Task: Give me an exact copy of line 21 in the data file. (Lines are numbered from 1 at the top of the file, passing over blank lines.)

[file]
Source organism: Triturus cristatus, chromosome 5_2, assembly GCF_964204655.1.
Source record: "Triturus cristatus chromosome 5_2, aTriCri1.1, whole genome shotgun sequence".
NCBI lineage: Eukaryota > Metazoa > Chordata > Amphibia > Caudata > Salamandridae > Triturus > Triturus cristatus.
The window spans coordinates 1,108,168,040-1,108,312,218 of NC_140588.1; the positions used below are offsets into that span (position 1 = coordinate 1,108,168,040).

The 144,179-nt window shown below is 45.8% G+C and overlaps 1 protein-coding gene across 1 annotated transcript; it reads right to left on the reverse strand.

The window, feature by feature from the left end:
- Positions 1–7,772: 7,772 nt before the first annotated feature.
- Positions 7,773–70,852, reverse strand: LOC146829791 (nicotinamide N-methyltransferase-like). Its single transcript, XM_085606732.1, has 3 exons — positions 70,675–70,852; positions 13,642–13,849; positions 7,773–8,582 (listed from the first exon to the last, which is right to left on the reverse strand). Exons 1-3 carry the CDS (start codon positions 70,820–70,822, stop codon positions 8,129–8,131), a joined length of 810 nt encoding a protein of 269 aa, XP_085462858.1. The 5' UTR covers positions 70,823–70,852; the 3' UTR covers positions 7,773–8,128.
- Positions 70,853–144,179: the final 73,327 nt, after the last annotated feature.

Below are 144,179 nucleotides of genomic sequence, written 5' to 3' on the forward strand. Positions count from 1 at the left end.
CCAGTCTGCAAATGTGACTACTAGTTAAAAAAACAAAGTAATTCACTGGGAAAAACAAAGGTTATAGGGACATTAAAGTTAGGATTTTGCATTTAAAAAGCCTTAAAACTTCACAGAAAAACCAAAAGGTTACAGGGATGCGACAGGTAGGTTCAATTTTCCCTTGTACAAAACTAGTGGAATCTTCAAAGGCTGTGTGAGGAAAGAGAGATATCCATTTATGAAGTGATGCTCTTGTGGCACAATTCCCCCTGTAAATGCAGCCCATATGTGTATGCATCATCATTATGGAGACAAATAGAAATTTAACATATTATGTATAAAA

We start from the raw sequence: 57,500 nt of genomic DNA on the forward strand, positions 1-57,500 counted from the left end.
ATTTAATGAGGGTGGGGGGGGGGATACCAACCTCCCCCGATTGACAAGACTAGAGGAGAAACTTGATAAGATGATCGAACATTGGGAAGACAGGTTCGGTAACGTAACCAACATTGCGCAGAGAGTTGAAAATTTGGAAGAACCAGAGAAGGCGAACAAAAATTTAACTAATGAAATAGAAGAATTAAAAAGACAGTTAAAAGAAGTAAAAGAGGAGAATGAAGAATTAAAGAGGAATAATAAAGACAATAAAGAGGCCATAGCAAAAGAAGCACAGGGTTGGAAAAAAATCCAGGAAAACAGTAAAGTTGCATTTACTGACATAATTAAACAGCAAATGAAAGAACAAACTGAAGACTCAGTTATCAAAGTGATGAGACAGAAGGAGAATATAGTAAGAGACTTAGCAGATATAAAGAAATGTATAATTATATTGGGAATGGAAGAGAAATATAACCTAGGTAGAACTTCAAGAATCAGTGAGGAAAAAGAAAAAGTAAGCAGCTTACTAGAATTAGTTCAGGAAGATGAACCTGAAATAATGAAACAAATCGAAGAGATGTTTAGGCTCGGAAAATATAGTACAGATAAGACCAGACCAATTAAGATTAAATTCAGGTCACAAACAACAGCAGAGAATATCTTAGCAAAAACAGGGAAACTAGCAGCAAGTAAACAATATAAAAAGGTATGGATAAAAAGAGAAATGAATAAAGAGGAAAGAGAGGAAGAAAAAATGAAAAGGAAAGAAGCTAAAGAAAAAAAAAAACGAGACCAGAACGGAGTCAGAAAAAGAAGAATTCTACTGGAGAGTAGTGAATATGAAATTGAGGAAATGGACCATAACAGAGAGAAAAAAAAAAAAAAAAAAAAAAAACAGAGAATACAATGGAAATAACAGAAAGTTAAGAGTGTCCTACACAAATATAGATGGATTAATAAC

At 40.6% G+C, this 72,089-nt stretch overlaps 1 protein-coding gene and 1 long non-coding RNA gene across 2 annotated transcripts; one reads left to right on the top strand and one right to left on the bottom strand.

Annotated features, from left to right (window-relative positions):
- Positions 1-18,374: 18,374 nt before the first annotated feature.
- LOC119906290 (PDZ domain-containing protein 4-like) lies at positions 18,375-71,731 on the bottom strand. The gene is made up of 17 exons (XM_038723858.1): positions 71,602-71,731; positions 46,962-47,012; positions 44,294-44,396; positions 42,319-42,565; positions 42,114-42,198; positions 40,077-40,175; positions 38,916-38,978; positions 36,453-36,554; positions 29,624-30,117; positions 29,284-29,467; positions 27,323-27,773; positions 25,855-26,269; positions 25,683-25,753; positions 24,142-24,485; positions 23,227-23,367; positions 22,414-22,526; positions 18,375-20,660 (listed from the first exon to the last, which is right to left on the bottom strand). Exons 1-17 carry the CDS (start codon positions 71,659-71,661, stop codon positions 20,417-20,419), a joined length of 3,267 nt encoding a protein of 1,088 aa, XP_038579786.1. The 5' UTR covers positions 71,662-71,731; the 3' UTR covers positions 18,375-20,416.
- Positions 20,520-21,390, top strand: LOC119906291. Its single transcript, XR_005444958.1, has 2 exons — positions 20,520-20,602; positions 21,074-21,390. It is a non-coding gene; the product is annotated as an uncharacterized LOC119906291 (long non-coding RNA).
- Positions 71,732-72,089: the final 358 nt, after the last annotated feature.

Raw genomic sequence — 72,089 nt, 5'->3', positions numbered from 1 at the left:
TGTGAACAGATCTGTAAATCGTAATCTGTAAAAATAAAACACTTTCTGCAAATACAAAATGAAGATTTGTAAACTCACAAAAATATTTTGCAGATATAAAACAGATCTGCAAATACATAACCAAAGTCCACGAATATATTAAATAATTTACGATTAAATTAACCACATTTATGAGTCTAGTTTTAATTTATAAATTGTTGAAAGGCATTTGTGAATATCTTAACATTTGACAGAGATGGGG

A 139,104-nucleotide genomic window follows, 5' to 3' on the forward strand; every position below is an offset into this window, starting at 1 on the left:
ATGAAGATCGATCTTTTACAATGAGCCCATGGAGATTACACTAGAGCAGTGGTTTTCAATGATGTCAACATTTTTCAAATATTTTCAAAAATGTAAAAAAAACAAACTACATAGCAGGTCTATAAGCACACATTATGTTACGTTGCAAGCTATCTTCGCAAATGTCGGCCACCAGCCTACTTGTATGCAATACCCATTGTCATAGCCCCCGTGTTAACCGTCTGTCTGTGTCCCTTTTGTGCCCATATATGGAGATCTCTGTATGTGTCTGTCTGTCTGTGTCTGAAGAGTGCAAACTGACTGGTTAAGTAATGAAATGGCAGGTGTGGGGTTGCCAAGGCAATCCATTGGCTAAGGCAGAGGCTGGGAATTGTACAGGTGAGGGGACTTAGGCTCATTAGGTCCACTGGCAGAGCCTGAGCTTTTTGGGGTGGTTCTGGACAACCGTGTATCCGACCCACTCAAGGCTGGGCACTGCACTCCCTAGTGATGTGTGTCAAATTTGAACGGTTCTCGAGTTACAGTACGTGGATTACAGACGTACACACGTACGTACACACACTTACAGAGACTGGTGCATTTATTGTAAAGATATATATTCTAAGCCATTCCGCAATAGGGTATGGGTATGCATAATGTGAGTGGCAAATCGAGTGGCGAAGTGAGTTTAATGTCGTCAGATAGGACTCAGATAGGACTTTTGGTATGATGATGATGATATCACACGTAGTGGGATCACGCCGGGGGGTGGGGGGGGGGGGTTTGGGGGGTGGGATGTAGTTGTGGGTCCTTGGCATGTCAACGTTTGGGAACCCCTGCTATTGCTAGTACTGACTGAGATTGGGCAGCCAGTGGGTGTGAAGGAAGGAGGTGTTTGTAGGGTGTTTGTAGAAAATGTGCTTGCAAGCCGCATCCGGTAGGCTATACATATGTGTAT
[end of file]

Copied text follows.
TGTGAACAGATCTGTAAATCGTAATCTGTAAAAATAAAACACTTTCTGCAAATACAAAATGAAGATTTGTAAACTCACAAAAATATTTTGCAGATATAAAACAGATCTGCAAATACATAACCAAAGTCCACGAATATATTAAATAATTTACGATTAAATTAACCACATTTATGAGTCTAGTTTTAATTTATAAATTGTTGAAAGGCATTTGTGAATATCTTAACATTTGACAGAGATGGGG